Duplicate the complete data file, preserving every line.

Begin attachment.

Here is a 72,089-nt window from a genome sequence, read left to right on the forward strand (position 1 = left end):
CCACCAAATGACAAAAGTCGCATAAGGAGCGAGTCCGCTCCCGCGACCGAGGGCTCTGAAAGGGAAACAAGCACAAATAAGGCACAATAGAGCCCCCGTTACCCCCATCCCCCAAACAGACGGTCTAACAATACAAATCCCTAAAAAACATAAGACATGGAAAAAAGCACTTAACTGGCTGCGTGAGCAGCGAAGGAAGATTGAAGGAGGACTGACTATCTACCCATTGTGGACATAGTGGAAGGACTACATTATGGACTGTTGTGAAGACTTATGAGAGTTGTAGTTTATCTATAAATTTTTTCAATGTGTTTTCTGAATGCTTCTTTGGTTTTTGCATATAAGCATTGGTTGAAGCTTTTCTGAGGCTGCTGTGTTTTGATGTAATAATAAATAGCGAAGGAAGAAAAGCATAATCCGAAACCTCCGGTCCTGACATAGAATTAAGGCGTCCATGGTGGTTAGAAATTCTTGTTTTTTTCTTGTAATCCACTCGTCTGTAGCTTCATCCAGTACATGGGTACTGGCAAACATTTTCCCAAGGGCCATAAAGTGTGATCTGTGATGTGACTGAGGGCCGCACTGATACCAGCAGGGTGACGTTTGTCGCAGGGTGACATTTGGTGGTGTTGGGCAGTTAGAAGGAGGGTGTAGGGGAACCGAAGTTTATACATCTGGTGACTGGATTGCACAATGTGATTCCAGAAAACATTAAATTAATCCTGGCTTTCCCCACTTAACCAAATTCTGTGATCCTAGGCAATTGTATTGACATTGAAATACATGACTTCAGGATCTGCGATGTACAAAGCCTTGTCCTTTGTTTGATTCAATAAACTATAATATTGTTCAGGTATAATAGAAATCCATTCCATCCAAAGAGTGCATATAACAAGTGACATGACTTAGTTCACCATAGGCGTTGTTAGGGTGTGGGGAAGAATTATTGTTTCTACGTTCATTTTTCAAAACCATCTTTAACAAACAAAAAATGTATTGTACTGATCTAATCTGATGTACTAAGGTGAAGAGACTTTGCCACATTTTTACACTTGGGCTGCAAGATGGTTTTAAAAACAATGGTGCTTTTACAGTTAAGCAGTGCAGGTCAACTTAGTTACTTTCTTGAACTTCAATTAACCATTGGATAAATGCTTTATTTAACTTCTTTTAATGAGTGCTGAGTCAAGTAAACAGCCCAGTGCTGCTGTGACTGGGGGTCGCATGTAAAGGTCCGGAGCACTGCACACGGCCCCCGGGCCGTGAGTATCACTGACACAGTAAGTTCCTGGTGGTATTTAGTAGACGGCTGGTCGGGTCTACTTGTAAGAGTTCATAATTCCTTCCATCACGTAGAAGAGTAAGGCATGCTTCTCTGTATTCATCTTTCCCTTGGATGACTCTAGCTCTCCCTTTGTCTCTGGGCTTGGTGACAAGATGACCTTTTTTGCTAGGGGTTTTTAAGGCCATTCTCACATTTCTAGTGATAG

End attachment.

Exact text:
Here is a 72,089-nt window from a genome sequence, read left to right on the forward strand (position 1 = left end):
CCACCAAATGACAAAAGTCGCATAAGGAGCGAGTCCGCTCCCGCGACCGAGGGCTCTGAAAGGGAAACAAGCACAAATAAGGCACAATAGAGCCCCCGTTACCCCCATCCCCCAAACAGACGGTCTAACAATACAAATCCCTAAAAAACATAAGACATGGAAAAAAGCACTTAACTGGCTGCGTGAGCAGCGAAGGAAGATTGAAGGAGGACTGACTATCTACCCATTGTGGACATAGTGGAAGGACTACATTATGGACTGTTGTGAAGACTTATGAGAGTTGTAGTTTATCTATAAATTTTTTCAATGTGTTTTCTGAATGCTTCTTTGGTTTTTGCATATAAGCATTGGTTGAAGCTTTTCTGAGGCTGCTGTGTTTTGATGTAATAATAAATAGCGAAGGAAGAAAAGCATAATCCGAAACCTCCGGTCCTGACATAGAATTAAGGCGTCCATGGTGGTTAGAAATTCTTGTTTTTTTCTTGTAATCCACTCGTCTGTAGCTTCATCCAGTACATGGGTACTGGCAAACATTTTCCCAAGGGCCATAAAGTGTGATCTGTGATGTGACTGAGGGCCGCACTGATACCAGCAGGGTGACGTTTGTCGCAGGGTGACATTTGGTGGTGTTGGGCAGTTAGAAGGAGGGTGTAGGGGAACCGAAGTTTATACATCTGGTGACTGGATTGCACAATGTGATTCCAGAAAACATTAAATTAATCCTGGCTTTCCCCACTTAACCAAATTCTGTGATCCTAGGCAATTGTATTGACATTGAAATACATGACTTCAGGATCTGCGATGTACAAAGCCTTGTCCTTTGTTTGATTCAATAAACTATAATATTGTTCAGGTATAATAGAAATCCATTCCATCCAAAGAGTGCATATAACAAGTGACATGACTTAGTTCACCATAGGCGTTGTTAGGGTGTGGGGAAGAATTATTGTTTCTACGTTCATTTTTCAAAACCATCTTTAACAAACAAAAAATGTATTGTACTGATCTAATCTGATGTACTAAGGTGAAGAGACTTTGCCACATTTTTACACTTGGGCTGCAAGATGGTTTTAAAAACAATGGTGCTTTTACAGTTAAGCAGTGCAGGTCAACTTAGTTACTTTCTTGAACTTCAATTAACCATTGGATAAATGCTTTATTTAACTTCTTTTAATGAGTGCTGAGTCAAGTAAACAGCCCAGTGCTGCTGTGACTGGGGGTCGCATGTAAAGGTCCGGAGCACTGCACACGGCCCCCGGGCCGTGAGTATCACTGACACAGTAAGTTCCTGGTGGTATTTAGTAGACGGCTGGTCGGGTCTACTTGTAAGAGTTCATAATTCCTTCCATCACGTAGAAGAGTAAGGCATGCTTCTCTGTATTCATCTTTCCCTTGGATGACTCTAGCTCTCCCTTTGTCTCTGGGCTTGGTGACAAGATGACCTTTTTTGCTAGGGGTTTTTAAGGCCATTCTCACATTTCTAGTGATAG